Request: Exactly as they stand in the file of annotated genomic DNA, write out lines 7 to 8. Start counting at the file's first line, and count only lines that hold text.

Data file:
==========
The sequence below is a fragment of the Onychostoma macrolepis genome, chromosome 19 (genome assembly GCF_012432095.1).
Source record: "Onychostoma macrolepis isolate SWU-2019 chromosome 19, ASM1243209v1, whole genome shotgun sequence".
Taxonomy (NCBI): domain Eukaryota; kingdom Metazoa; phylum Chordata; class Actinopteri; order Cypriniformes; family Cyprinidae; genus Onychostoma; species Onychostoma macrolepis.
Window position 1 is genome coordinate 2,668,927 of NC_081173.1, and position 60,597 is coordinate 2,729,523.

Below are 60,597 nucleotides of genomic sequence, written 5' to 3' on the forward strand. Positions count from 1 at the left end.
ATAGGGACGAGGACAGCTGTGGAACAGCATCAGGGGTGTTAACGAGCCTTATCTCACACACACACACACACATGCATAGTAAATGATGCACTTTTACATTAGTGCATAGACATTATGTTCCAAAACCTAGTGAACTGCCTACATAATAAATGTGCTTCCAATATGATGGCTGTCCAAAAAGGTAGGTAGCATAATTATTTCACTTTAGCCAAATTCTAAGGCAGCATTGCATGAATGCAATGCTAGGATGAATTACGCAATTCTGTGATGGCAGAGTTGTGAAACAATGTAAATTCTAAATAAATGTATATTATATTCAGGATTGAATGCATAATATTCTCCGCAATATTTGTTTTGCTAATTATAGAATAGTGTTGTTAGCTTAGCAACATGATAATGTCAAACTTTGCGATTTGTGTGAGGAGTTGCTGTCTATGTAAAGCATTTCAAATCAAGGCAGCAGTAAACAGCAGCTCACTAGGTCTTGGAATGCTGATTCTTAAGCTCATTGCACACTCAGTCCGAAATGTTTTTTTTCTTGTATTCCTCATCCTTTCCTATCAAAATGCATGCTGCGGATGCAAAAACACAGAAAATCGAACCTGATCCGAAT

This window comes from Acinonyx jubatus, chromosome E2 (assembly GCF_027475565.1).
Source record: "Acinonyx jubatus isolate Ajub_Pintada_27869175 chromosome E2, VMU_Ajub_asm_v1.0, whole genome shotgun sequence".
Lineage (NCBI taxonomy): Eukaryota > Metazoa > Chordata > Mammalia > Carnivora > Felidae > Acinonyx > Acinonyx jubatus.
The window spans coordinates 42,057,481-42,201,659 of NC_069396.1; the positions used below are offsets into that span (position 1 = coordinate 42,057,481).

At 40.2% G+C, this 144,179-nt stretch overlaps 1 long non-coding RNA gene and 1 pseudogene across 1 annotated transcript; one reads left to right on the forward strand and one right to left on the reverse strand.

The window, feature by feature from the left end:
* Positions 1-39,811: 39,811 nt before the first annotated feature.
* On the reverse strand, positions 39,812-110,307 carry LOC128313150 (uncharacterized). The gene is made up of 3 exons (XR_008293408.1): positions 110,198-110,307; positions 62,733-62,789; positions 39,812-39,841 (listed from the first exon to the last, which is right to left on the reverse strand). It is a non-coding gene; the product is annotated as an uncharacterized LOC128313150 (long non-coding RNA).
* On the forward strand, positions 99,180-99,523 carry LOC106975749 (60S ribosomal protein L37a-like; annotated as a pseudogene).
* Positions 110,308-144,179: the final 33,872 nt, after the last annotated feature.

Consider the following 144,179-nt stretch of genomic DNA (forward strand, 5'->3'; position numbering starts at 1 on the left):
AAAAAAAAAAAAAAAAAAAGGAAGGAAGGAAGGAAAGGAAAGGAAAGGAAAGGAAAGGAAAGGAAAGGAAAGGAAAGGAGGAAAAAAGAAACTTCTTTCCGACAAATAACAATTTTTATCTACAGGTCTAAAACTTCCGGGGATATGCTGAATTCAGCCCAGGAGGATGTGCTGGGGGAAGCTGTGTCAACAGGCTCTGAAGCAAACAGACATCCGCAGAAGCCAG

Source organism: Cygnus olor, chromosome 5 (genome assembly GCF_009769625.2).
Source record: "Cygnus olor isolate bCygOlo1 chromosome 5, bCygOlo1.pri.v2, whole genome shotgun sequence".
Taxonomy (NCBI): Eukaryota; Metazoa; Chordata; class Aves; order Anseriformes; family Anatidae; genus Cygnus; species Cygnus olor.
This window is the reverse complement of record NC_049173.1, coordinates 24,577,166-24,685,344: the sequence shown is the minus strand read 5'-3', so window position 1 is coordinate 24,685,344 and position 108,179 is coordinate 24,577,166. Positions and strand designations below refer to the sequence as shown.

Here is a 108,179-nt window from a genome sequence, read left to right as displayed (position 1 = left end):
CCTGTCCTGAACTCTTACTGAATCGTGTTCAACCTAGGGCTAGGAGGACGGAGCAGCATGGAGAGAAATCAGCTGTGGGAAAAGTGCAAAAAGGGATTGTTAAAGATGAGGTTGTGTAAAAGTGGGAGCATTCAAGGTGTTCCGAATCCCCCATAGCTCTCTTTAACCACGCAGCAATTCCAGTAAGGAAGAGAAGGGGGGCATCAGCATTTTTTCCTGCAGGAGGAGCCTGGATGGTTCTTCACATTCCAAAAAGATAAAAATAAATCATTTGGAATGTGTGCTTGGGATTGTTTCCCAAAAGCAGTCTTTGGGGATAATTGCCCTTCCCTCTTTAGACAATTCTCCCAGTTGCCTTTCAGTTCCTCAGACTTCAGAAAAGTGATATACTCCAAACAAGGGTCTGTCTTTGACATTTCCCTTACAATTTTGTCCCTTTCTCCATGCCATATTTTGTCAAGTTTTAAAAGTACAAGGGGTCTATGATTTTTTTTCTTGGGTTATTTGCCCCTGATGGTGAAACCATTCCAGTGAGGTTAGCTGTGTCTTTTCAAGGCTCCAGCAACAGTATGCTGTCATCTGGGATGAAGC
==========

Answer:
This window comes from Acinonyx jubatus, chromosome E2 (assembly GCF_027475565.1).
Source record: "Acinonyx jubatus isolate Ajub_Pintada_27869175 chromosome E2, VMU_Ajub_asm_v1.0, whole genome shotgun sequence".